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At the heart of NATO's strategy to turn over security to Afghanistan, is the joint patrol: Afghan and international troops training and fighting shoulder-to-shoulder. Now faced with a rash of insider attacks - Afghans in uniform turning their guns on international troops - NATO is suspending most of those joint operations.

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This is MORNING EDITION, from NPR News. I'm Renee Montagne.

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And I'm Steve Inskeep. Let's catch up, now, on protests that have swept through nation after nation, in response to an anti-Islamic film. And today, we go to Tunisia. It was the first nation to stage a successful uprising in the Arab Spring. It's a popular destination for tourists. And violence there, last week, took some by surprise. Eleanor Beardsley reports.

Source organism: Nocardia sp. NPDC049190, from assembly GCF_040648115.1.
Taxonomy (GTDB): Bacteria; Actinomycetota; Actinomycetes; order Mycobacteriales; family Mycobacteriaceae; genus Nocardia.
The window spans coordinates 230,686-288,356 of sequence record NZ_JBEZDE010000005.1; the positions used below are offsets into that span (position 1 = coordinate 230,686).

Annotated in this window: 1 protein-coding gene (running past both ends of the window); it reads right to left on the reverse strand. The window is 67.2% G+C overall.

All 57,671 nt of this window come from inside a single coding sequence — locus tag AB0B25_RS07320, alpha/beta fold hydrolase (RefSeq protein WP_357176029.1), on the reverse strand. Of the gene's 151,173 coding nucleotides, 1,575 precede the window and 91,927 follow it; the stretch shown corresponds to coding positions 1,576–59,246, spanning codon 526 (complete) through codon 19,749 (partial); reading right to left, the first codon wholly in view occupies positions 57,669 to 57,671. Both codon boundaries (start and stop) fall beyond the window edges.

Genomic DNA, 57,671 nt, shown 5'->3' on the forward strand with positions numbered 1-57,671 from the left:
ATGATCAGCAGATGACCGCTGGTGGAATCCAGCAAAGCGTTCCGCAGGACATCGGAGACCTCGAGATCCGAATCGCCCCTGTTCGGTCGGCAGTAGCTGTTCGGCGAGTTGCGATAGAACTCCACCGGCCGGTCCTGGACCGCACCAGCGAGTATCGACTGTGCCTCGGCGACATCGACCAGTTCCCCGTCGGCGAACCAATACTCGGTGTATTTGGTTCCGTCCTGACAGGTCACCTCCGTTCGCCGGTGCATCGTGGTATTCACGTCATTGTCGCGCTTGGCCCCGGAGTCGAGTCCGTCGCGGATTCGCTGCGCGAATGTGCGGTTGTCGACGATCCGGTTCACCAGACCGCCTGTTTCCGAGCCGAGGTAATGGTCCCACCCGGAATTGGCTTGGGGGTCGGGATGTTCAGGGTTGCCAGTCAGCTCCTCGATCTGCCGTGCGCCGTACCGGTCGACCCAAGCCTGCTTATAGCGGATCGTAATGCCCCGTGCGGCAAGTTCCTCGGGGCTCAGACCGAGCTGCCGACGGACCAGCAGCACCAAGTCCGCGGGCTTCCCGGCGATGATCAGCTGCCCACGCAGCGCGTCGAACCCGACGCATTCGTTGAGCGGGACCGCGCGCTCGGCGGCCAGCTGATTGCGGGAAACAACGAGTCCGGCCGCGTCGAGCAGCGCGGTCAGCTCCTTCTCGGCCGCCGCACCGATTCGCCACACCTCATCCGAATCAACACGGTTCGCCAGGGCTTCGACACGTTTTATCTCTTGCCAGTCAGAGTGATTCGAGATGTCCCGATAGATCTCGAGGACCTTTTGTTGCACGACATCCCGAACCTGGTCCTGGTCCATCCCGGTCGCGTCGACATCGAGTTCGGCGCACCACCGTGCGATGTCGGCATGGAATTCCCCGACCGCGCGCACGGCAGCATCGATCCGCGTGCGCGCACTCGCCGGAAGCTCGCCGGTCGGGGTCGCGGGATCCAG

Business News

Sep 18, 2012

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NPR's business news starts with a delay in Arctic drilling.

A controversial oil drilling project in Arctic waters off Alaska is being pushed back to next year. Oil giant Shell blames a combinations of problems with an oil containment device, drifting sea ice and the need for permits. This is the second delay this year in oil companies search for oil in the Arctic. In July, BP shelved its plans to drill in the Beaufort Sea because of new stricter safety standards. Transcript provided by NPR, Copyright National Public Radio.

The Last Word In Business

Sep 18, 2012

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And today's last word in business is: red, white or diet - wine, that is.

Weight Watchers has announced a new line of reduced-alcohol wines soon to be available in the U.K., the wines billed in the trend of popular diet alcoholic drinks in the United States.